I wish that I had hemophilia, too!
By Cathy Hulbert, LCSW, Social Worker
“I wish that I had hemophilia, too.” What would you do if your child without the diagnosis said that to you? It is actually spoken – and silently thought -- more often than you might think. Parents sometimes react with shock or anger. That’s understandable from an adult perspective. But kids have a different way of seeing things. They often feel impacted by the bleeding disorder too, but in ways that they can’t articulate.That’s why I love Hemophilia of Georgia’s spring and fall family camps and other events that include siblings. One of the best ways to support a child or teen with a bleeding disorder is to support the people closest to them.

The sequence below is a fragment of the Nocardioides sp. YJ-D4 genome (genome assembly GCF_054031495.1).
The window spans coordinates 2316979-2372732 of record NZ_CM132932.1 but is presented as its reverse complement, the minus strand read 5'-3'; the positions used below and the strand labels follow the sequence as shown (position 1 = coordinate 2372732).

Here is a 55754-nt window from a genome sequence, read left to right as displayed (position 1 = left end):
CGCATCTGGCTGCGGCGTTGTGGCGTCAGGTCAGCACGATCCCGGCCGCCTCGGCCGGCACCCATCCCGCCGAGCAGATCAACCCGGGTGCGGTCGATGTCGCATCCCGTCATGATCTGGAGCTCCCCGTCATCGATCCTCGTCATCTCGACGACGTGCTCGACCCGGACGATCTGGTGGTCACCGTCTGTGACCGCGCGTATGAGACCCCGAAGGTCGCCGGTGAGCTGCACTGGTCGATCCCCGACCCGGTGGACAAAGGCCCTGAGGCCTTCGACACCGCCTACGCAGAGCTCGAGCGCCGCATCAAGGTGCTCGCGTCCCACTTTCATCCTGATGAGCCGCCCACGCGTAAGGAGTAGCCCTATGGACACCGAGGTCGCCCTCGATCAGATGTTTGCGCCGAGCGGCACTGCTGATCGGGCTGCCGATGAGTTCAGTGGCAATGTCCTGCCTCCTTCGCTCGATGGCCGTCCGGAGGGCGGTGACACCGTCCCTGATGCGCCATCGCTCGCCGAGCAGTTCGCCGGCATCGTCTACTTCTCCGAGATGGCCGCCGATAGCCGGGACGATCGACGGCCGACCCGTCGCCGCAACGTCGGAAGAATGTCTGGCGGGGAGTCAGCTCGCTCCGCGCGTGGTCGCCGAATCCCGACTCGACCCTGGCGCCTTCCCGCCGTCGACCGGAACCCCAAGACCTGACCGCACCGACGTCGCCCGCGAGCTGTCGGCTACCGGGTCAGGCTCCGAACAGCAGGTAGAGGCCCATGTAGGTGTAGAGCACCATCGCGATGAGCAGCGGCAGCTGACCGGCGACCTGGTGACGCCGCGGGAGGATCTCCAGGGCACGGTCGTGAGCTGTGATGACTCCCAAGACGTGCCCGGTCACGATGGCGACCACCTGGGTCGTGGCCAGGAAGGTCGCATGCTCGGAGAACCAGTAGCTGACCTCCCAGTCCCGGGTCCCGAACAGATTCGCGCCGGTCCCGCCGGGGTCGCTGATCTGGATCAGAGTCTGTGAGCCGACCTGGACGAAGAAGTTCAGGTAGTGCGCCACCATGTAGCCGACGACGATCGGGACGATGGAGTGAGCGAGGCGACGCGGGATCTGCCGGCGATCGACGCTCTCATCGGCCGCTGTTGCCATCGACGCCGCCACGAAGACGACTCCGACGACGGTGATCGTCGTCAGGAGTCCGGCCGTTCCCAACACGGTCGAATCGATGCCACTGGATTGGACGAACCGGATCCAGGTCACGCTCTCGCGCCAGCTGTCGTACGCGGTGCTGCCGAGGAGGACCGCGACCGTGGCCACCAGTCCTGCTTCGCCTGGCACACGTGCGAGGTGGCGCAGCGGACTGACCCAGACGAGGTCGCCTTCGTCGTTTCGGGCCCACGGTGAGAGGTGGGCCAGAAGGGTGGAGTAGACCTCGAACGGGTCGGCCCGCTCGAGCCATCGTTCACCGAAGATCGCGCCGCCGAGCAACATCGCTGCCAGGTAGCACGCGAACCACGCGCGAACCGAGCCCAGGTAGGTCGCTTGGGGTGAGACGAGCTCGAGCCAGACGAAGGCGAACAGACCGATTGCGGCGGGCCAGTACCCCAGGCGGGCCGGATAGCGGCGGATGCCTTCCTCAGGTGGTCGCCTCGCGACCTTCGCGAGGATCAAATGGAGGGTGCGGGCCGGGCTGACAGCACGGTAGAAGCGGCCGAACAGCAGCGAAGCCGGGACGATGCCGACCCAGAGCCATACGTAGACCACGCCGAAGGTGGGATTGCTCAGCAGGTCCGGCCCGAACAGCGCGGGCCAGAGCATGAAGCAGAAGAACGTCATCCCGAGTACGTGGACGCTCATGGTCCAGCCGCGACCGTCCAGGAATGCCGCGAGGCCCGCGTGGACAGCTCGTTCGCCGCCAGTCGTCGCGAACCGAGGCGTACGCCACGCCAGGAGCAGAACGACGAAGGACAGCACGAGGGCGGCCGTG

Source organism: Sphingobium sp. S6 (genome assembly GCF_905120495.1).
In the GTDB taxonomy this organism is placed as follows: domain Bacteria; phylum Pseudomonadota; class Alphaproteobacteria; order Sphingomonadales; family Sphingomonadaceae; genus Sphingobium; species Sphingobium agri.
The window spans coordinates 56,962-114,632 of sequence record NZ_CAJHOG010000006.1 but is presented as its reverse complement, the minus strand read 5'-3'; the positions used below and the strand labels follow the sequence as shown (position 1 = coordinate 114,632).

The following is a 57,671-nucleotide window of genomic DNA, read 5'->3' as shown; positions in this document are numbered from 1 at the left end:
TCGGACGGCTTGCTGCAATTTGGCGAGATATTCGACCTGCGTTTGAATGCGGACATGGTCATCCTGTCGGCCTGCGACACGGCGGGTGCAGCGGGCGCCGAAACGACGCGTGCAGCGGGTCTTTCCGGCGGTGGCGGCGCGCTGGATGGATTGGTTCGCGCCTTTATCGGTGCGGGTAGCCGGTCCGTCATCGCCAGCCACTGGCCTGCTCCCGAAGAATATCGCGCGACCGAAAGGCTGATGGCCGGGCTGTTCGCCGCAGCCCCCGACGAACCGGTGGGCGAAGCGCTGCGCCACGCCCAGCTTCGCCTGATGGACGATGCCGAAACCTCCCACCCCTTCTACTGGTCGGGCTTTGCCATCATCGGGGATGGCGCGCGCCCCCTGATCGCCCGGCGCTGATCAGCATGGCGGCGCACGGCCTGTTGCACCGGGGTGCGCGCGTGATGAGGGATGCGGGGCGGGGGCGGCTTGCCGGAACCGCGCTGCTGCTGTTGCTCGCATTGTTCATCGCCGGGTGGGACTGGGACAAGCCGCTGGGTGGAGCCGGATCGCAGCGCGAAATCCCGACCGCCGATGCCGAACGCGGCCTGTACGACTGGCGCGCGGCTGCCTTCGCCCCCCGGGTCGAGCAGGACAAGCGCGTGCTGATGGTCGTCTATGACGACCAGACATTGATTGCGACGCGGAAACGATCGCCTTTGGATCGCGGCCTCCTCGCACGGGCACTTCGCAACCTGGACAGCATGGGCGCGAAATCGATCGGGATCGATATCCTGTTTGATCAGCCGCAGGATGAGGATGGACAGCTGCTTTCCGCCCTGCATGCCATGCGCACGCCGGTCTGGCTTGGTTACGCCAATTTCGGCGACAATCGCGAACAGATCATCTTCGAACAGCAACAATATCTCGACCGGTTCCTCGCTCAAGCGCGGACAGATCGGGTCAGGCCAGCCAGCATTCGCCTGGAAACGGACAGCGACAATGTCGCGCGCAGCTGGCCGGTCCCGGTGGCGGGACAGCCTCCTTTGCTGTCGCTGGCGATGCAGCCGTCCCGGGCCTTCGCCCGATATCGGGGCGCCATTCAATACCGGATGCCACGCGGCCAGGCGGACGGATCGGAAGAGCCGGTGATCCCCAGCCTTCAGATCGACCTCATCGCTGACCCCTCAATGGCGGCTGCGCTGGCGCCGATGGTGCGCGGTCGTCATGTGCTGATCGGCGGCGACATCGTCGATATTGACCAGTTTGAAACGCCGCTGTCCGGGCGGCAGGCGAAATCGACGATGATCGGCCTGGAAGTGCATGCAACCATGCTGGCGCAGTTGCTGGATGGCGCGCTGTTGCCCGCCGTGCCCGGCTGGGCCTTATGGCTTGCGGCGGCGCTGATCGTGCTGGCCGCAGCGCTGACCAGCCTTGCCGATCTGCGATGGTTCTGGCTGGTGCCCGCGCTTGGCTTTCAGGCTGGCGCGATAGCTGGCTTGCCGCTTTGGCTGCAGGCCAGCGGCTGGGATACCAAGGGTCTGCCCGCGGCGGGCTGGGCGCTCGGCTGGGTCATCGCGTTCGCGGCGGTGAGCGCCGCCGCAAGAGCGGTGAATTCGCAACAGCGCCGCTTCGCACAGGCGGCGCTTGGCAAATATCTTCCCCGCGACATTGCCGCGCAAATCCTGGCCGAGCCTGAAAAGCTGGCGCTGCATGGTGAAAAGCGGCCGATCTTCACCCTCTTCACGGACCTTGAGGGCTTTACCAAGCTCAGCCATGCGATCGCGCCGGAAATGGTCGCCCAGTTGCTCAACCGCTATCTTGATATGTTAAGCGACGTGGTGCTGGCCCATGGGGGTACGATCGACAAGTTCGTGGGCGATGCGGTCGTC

As a social worker, I often bring up the subject of brothers and sisters and how they cope with the extra demands put on parents when there is a hemophilia diagnosis in the family. Mothers, fathers and other caregivers often let me know that everything seems fine. Other times, though, parents react with surprise and relief when I bring up the subject. “I wanted to talk to you about that but didn’t know if we should only talk about the child with the bleeding disorder,” a parent might say.
Don’t hold back if the need is there. This can be a great conversation to have with your HoG social worker or the social worker at your Hemophilia Treatment Center. One conversation might be all that you want. If need be, we can refer you to a counselor who can address the issue more thoroughly from your family’s unique perspective. When a crisis happens to one family member, it happens to everyone in the family. We hope that you will let us know if we can help with that conversation. And in the meantime, please enjoy our family activities. Just being included can work wonders!